The Periodic Table introduces budding chemists to the world of the elements as it's never been seen before. Designed to resemble popular networking Web sites, the pages of this book feature "homepages" for each of the chemical elements -- complete with witty and informative profiles written by the elements themselves, plus a personally chosen picture.
a great little guidebook!
By Lorel Shea - August 30, 2007
The Periodic Table, Elements with Style! Is a charming little book that serves as a nice chemistry introduction. The book is most appropriate for kids working at about a 4th grade level or higher. It's aimed at upper elementary to middle school kids, but would also make a handy reference guide or review for high schoolers who are not overly familiar with the periodic table.
This book is about 100 pages long. Each element has a first person description offered in a "my space" style narrative. Strontium, for instance says, " I'm Scottish, named after the town of Strontian where I was discovered. You may see me as a shy, run-of-the-mill, silver-colored metal, but I've got a few surprises up my sleeve..." Magnesium brags, " I'm sparky, and I always cause a reaction!" Barium's page declares, "...I'm a real rocker and more reactive than calcium." These sometimes silly descriptions do provide useful information about the various elements, and make the task of memorization... read more
A Great Book for introducing the Periodic Table to kids
By Learning All The Time "It's Never Too Late to... - September 26, 2007
The best thing about this book is that it makes a subject that MOST adults (let alone children) consider to be completely dry, extremely interesting!!
As I read through this book, I was struck by how much it reads like some of my kids Pokemon books - the drawings of the elements have a Japanese anime look to them, and they are grouped in very Pokemon-like groups, "The Alkali Earth Metals" (once thought to be harmless and boring, until they were released from Oxygen, at which point they became unruly), "The Transition Elements" (a motley crew of rednecks), etcetera.
And each individual element has a catchy description, a cool drawing, and the same 10 basic bullet points facts for each one (symbol, color, classification, etc..) This presentation makes the information very accessible to most children. It would actually make excellent information for trading or flash cards.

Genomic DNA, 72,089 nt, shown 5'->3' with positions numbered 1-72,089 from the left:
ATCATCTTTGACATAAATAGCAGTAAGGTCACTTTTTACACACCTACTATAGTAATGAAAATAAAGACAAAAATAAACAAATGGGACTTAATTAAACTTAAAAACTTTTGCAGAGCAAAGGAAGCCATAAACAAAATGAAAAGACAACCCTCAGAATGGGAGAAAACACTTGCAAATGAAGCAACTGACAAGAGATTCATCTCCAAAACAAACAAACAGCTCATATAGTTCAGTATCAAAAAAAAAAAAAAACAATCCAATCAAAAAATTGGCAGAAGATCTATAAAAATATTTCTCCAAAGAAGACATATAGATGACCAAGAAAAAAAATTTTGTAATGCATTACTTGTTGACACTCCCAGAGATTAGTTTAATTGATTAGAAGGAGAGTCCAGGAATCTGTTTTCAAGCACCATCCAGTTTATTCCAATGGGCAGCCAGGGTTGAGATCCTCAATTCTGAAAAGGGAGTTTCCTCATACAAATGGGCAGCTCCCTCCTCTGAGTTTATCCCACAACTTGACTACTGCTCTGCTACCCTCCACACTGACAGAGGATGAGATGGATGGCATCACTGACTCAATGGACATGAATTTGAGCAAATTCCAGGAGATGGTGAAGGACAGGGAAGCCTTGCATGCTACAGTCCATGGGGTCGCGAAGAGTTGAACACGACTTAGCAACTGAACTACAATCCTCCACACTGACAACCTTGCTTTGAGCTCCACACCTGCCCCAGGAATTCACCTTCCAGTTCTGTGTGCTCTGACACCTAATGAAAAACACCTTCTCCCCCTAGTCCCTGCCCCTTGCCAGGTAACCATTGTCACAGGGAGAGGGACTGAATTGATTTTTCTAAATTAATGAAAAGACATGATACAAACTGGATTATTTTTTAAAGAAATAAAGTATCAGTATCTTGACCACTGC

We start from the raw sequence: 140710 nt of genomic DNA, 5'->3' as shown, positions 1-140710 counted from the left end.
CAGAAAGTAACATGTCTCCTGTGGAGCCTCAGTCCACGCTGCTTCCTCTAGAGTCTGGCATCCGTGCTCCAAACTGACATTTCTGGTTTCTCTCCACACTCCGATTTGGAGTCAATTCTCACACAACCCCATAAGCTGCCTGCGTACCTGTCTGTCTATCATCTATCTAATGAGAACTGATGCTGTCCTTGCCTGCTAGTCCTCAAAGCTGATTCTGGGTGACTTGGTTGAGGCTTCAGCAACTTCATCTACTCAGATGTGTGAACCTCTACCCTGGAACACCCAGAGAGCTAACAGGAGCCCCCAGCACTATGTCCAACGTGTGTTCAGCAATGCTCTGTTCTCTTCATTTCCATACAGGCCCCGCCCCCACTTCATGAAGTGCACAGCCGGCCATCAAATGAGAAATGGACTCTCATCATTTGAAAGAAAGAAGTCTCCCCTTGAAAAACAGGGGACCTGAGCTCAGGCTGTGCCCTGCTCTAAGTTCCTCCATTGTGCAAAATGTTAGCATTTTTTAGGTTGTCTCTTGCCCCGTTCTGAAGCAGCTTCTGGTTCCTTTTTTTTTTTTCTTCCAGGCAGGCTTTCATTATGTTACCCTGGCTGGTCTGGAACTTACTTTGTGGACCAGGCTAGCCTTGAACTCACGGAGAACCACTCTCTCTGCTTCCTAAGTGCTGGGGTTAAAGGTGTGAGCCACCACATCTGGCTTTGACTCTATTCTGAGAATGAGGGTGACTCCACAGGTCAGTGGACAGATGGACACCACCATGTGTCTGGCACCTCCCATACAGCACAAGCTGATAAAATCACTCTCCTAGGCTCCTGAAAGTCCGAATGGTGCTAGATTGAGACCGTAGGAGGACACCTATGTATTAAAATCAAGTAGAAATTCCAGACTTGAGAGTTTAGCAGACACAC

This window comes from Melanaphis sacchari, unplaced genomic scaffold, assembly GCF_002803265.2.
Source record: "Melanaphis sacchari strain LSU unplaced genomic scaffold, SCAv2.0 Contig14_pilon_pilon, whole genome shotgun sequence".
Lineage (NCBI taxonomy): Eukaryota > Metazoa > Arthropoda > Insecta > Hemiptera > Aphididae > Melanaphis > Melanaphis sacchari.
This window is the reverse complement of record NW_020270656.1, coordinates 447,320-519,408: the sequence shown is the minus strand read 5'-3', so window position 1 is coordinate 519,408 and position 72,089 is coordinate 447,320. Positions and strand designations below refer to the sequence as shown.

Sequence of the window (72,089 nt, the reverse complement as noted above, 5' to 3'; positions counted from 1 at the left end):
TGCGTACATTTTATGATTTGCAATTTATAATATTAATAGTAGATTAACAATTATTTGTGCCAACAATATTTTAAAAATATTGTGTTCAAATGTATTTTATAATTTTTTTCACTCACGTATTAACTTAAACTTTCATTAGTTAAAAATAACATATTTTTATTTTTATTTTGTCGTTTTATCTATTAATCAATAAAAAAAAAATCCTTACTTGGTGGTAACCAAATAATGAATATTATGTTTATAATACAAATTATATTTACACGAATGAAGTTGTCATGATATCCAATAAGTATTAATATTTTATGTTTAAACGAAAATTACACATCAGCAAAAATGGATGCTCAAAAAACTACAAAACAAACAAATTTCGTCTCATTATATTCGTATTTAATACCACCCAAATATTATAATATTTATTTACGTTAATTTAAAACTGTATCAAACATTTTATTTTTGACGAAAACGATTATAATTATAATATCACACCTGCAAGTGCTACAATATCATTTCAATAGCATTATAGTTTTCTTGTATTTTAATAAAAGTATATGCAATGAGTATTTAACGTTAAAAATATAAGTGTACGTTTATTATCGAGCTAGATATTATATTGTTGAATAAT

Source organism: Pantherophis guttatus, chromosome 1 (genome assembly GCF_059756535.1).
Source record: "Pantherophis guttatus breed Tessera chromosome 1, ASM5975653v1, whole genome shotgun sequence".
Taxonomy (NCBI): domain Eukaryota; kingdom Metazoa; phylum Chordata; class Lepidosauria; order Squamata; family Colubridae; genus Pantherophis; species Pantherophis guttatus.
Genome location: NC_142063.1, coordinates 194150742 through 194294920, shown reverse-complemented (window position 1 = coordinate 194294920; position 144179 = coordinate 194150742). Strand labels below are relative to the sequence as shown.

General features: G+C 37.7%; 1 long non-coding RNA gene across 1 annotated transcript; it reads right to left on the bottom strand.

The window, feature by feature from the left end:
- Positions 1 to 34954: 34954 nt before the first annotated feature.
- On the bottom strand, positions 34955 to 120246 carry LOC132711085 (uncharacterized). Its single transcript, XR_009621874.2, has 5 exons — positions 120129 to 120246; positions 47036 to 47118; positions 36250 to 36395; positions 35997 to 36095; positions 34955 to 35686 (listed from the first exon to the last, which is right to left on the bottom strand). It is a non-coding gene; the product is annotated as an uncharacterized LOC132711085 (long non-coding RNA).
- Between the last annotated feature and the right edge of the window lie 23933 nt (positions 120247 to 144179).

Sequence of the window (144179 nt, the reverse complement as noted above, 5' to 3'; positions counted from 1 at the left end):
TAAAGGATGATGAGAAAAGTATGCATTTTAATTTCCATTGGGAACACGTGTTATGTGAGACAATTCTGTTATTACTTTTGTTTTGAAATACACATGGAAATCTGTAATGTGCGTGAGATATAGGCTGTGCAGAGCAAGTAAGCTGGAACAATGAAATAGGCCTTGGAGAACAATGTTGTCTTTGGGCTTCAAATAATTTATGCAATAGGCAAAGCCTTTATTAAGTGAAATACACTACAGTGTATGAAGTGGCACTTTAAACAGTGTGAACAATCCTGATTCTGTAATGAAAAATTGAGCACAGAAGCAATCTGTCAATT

In fact, I think the author could make a great educational game based on this... read more
Who knew it could be such fun?
By Camille "at the BookMoot!" - February 28, 2008
What a fresh and original look at the periodic table! The book is compact in size, and gives a brief synopsis, including most the data from the periodic table such as the symbol, atomic number and weight, its standard state, color and classification.
The book is organized by periodic table group, the graphic at the top of the page shows each element's location on the table. The elements introduce themselves with a sense of humor and share facts about their appearance and uses.
Zinc, symbol Zn, says, "Here to protect and serve, I'm more useful than you'd zinc! I'm a very sociable element that's always happy to mix in with other metals."
The illustrations that represent each element make the book. Silicon is a computer chip/centipede while Aluminum is a stylized airplane. They evoke Japanese anime characters and the poster of the periodic table bound into the back of the book remids me of the Pokemon poster that used to hang in my entling's bedroom. I... read more